I have been preparing for a jiujitsu tournament that will take place on March 29th. I have been mostly Paleo for a while; eat lean protein with every meal, and no grains except for occasionally a bowl of morning muesli (oats, nuts, seeds, dried fruit). I have to lose several kilos in order to make my weight class, so for the past couple weeks I have been monitoring my diet strictly and trying to only get my carbs through vegetables (with every meal) and sometimes fruit (post-workout). I felt great for the first 10 days of eating like this and exercising vigorously (6 conditioning Crossfit type Metcons per week, 3 days of BJJ grappling) until just a couple days ago.
I can literally feel the low amounts of energy and power in my legs as I walk up stairs, and my overall energy is just down. Luckily it is the weekend, so I haven't missed out on any workouts or anything. Anyways, I got online last night and started reading about glycogen in the muscle tissues and how they must be replenished, but how?
Basically my question that I'm asking is how can I replenish my glycogen stores and get that fuel back in my body, yet still try and lose fat for this competition. I'm not anti-carbs, by any means, just looking for some direction...
asked byCorey_Ambrose (35)
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on March 11, 2012
at 01:44 AM
Eat rice or a potato or something.
IN MY OPINION:
Fight at a weight you can comfortably compete at. I see lots of amateur (and some pro) fighters get this idea that they need to drop to a lower weight class only to have this sort of thing happen to them.
I could tell you horror stories about guys who got married to the idea that they would do so much better if they could just drop to a lower weight class, only to go through hell making the weight and then underperforming and getting beat down.
Your best bet for March 29 is a slow and steady weight loss program followed by a mild dehydration prior to weigh-ins. Don't kill yourself.
Some people handle the weight cut better than others. It was hell on me.
What is this, a BJJ tournament?
Anyway, this is only one man's opinion, but I have decades of experience in combat sports and I feel like I know what a fighter goes through trying to make weight.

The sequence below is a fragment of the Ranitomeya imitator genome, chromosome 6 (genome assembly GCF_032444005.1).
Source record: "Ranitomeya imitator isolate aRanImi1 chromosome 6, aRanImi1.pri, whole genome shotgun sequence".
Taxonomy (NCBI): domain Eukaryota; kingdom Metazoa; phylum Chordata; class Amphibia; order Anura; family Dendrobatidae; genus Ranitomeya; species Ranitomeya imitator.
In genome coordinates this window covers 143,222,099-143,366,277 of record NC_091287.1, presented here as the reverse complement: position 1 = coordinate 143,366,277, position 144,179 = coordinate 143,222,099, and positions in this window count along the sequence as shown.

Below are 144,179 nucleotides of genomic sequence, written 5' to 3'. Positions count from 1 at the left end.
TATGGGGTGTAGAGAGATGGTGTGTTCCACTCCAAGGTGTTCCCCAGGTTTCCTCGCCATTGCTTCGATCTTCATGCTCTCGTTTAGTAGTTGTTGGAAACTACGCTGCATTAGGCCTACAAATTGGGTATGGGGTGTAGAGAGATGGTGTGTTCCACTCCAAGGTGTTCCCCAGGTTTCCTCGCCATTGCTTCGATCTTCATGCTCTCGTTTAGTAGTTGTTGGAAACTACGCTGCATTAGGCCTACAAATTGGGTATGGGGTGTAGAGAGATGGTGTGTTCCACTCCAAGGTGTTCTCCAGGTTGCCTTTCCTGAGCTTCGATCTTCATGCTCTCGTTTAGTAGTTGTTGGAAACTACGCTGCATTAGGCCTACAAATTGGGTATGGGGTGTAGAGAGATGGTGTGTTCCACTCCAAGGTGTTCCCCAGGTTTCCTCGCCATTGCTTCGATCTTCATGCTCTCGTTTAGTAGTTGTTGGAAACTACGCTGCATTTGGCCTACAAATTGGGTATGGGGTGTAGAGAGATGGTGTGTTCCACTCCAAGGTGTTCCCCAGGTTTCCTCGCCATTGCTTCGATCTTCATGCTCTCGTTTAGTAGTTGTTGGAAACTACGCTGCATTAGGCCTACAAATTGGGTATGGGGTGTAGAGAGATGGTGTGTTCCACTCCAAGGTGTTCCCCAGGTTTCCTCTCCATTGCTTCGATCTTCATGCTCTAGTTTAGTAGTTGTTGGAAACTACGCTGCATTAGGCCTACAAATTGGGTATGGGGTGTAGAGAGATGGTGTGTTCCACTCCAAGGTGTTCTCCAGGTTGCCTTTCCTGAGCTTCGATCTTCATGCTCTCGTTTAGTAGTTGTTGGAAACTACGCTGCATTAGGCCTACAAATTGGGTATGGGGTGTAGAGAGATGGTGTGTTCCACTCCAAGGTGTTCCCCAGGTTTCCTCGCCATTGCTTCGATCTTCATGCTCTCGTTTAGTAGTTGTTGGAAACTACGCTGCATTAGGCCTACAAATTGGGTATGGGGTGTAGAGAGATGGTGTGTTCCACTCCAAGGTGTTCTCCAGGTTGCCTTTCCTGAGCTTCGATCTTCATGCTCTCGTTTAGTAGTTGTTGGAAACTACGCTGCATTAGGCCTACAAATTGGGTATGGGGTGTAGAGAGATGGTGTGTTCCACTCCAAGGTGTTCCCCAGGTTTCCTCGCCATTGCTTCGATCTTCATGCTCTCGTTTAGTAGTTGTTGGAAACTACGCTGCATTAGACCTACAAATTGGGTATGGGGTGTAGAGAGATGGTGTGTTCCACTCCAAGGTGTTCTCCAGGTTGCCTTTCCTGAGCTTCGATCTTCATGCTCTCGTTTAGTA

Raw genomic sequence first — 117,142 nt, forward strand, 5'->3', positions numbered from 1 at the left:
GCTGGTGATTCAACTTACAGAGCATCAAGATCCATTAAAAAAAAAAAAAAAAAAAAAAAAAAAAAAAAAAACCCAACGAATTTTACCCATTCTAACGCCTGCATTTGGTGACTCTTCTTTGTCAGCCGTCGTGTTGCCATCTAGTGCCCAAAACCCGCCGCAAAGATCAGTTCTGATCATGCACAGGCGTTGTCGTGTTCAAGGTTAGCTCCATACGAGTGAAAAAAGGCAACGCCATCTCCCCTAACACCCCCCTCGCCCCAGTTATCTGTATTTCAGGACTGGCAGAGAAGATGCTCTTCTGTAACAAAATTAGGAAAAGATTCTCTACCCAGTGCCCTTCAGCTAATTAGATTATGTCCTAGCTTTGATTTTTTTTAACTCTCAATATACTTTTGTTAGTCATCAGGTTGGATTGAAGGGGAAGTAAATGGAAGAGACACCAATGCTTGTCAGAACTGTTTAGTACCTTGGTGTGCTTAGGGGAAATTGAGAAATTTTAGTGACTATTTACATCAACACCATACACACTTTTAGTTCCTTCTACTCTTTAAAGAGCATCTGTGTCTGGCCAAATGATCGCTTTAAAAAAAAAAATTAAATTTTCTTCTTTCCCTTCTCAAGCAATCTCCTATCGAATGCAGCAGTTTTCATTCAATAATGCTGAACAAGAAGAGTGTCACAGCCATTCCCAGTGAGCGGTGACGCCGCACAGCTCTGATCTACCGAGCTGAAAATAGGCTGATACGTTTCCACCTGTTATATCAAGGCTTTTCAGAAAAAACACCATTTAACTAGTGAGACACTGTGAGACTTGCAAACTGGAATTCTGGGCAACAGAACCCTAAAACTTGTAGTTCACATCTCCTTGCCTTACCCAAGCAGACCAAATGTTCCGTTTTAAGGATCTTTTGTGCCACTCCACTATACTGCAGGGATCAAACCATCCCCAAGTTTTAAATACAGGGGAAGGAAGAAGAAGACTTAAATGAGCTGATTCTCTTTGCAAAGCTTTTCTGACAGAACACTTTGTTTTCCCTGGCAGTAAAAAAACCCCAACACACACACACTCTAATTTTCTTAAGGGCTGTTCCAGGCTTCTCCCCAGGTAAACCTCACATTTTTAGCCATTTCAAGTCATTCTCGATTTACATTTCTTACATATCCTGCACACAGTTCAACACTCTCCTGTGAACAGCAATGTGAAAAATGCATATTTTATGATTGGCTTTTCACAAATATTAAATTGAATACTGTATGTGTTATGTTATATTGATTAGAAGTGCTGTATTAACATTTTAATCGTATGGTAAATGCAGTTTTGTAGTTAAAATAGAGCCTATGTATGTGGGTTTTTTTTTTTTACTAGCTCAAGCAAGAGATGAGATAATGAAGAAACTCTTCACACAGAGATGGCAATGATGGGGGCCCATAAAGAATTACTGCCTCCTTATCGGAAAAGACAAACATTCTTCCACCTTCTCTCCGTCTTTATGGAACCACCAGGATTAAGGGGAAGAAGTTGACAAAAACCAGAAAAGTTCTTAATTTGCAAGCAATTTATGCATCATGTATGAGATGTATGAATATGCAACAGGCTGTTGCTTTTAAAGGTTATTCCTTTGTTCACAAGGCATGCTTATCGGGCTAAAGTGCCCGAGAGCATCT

edited: (PS - I looked and saw your name on Sherdog as an amateur MMA fighter. For what it's worth, I've been in the corner for UFC fighters several times.)
on March 11, 2012
at 02:35 AM
Well I cut weight as a wrestler for 16 years, your gonna feel a bit crummy cutting no matter what you eat. Its good your starting 6 weeks ahead to cut. I feel like training lowish carb and a bit weaker is almost necessary. You get to eat after weigh ins?
I would personally get within like 2 kilos of my weight class and just wring the rest out in sweat and water the day before. Thats how I always did it...but, now I would make that 2 kilos my walking around weight so I would not have to cut at all except for wringing out the water.
EDIT: Just read chumps post and your comment that you have to get right on the mat. That kinda sucks :). We use to at least have an hour or so after weigh in to get some fluid and quick carbs in. Thats where I felt training low carb might give you an edge. Guess I would do whatever I could to keep my strength up....probably gonna have to be a calorie counter in that case. Good luck!
on March 11, 2012
at 01:57 AM
I'm training for a muay Thai fight on the same weekend. I've found that pre-workout fruit and a post-workout sweet potato don't hamper my weight loss at all. Peri-workout carbs are unlikely to be stored as fat. I vote for adding a bit of white rice, potato, sweet potato, fruit, or dextrose before and/or after intense training sessions.
Also, have you taken any days off? Your problem may be overtraining, not insufficient glycogen. If you might be overtrained, a few good nights of sleep and 2-3 days off from hard training might get you back where you need to be.